Recombinant FVIII with extended half life safe, effective for hemophilia A
BAX 855, a pegylated, full-length recombinant Factor VIII, appeared safe and effective for the biweekly prophylactic treatment of patients with hemophilia A, according to the results of a phase 2/phase3 study.
“Patients with hemophilia A who adopt a prophylactic regimen can reduce their bleeding rate, and thus reduce the probability of developing chronic arthropathy, which leads to disability,” Barbara A. Konkle, MD, professor of medicine at Puget Sound Blood Center and University of Washington, and colleagues wrote. “Current management of severe hemophilia A (factor VIII < 1% of normal) includes on-demand treatment for bleeding episodes and prophylaxis.”
The average half-life of Factor VIII (FVIII) products ranges from 10 to 14 hours, requiring infusion of FVIII every other day or every 2 to 3 days. Extending the half-life of recombinant FVIII (rFVIII) products could create additional therapeutic options for patients and allow for a reduction in the frequency of prophylactic infusions.
A phase 1 study compared the safety and efficacy of BAX 855 (Adynovate, Baxalta) — a pegylated, full-length rFVIII product with an extended half-life — to the licensed rFVIII product Advate (Antihemophilic factor [recombinant], Baxalta). In previously treated patients with hemophilia A, BAX 855 produced a 1.4-fold higher mean half-life and a 1.5-fold higher mean residence time than Advate.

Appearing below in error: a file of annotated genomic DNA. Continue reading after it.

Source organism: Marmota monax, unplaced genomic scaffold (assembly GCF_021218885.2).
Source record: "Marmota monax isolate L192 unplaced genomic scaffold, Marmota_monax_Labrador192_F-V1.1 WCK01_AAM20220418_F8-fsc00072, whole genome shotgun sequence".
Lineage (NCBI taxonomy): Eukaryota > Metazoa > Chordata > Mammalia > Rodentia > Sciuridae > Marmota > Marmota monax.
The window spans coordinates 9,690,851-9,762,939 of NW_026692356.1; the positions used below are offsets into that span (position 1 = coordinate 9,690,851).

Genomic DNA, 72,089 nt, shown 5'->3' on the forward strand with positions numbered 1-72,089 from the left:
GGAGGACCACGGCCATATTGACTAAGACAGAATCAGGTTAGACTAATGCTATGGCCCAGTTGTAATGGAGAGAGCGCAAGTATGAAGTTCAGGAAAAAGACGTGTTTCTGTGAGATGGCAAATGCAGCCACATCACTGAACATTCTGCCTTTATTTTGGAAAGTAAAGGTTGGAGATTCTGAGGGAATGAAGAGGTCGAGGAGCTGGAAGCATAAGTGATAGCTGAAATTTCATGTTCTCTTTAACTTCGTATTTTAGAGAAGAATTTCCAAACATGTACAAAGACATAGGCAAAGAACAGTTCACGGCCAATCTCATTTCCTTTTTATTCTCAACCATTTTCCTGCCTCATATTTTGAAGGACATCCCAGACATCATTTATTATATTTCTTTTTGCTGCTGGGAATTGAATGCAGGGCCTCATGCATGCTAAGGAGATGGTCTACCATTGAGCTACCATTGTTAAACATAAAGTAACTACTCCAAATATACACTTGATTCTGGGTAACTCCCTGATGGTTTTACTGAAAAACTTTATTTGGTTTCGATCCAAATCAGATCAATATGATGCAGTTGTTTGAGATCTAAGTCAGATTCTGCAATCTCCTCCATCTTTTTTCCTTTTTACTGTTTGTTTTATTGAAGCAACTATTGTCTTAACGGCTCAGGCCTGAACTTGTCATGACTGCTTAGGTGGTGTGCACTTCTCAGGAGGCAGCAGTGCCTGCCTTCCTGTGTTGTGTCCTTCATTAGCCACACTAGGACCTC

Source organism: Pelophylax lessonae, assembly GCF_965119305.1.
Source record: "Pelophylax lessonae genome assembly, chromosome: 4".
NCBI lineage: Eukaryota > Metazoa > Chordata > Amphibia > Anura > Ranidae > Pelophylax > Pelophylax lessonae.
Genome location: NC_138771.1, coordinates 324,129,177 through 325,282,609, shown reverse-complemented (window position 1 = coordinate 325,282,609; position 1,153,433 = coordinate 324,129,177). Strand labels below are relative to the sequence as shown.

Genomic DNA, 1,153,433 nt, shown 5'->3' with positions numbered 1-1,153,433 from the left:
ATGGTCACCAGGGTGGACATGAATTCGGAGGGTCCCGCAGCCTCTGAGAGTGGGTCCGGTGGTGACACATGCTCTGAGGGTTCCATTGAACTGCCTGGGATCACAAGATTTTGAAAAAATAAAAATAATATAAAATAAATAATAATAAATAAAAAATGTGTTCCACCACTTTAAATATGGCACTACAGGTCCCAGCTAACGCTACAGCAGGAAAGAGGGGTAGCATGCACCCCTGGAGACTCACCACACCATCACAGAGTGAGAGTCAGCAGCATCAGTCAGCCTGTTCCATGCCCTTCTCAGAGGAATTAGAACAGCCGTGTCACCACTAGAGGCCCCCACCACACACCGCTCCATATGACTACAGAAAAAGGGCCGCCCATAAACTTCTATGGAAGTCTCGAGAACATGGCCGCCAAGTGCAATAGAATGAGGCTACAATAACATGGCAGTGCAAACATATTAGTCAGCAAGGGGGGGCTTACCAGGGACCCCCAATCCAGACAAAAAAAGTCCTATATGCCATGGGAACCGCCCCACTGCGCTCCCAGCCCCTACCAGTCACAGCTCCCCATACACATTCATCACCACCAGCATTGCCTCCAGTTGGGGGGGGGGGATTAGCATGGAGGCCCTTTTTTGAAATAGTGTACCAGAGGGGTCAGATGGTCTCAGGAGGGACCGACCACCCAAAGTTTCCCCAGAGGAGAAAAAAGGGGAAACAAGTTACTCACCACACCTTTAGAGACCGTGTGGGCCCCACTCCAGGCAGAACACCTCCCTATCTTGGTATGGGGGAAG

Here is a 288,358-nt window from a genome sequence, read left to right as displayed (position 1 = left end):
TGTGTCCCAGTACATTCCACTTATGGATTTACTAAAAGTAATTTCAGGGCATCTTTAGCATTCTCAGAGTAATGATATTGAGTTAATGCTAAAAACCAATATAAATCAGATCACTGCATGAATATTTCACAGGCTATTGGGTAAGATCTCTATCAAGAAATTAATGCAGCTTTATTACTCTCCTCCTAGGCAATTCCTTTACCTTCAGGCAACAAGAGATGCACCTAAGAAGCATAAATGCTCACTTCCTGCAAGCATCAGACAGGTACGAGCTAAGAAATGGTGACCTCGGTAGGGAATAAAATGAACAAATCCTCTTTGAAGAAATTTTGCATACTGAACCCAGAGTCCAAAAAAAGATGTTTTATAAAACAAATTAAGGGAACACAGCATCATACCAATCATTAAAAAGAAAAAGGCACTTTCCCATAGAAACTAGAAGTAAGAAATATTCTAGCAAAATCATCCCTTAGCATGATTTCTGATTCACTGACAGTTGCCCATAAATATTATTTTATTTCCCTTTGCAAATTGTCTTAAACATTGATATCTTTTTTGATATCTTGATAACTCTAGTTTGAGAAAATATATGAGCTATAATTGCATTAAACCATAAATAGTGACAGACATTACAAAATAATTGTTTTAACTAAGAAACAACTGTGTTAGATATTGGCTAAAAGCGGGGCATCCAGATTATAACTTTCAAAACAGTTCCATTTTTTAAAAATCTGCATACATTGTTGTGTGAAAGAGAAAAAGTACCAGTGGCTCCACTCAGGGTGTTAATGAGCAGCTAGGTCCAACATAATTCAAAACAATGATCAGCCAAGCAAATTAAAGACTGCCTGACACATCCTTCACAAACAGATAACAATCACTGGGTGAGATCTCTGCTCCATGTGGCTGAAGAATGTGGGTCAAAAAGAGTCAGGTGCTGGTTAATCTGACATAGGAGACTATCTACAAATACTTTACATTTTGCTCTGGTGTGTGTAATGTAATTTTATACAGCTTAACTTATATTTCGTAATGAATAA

Konkle and colleagues conducted a pivotal phase 2/phase 3 multicenter, open-label study to confirm the efficacy of BAX 855. The study included data from 137 patients (median age, 29 years; 100% men) with previously treated hemophilia A.
The researchers assigned patients to twice-weekly prophylaxis (40 to 50 IU/kg; n = 120) or on-demand treatment (10 to 60 IU/kg; n = 17).
A comparison of the annualized bleeding rates (ABRs) between patients receiving prophylactic and on-demand treatment served as the primary endpoint. Secondary endpoints included an evaluation of BAX 855 for the treatment of bleeding episodes, the number of infusions needed to treat bleeding episodes and time interval between bleeding episodes.
Patients in the prophylactic arm demonstrated a 90% reduction in ABR compared with those in the on-demand arm (median ABR, 1.9 vs. 41.5), meeting the study’s primary endpoint.
Further, 39.6% of compliant patients in the prophylactic arm experienced no bleeding episodes. Also, 70.4% of patients treated prophylactically reduced their frequency of dosing from their pre-study prophylactic regimens by 30% or more, or by at least one less prophylactic infusion per week.
Using a 4-point rating scale, BAX 855 effectively treated 95.9% of bleeding episodes with one to two infusions, with 96.1% having excellent or good efficacy ratings.
The researchers did not observe the development of any FVIII inhibitory antibodies or safety signals. Fifty-three percent of patients (n = 73) experienced a combined 171 adverse events, including five serious adverse events; however, no serious adverse events were treatment related.
Six patients reported a total of seven adverse reactions that the researchers judged to be treatment-related. They included diarrhea, nausea, headache and flushing.– by Cameron Kelsall
Disclosure: Baxalta provided funding for the study. The researchers report employment and advisory roles with, research support and honoraria from, and stock ownership in Baxalta. Please see the full study for a list of all other researchers’ relevant financial disclosures.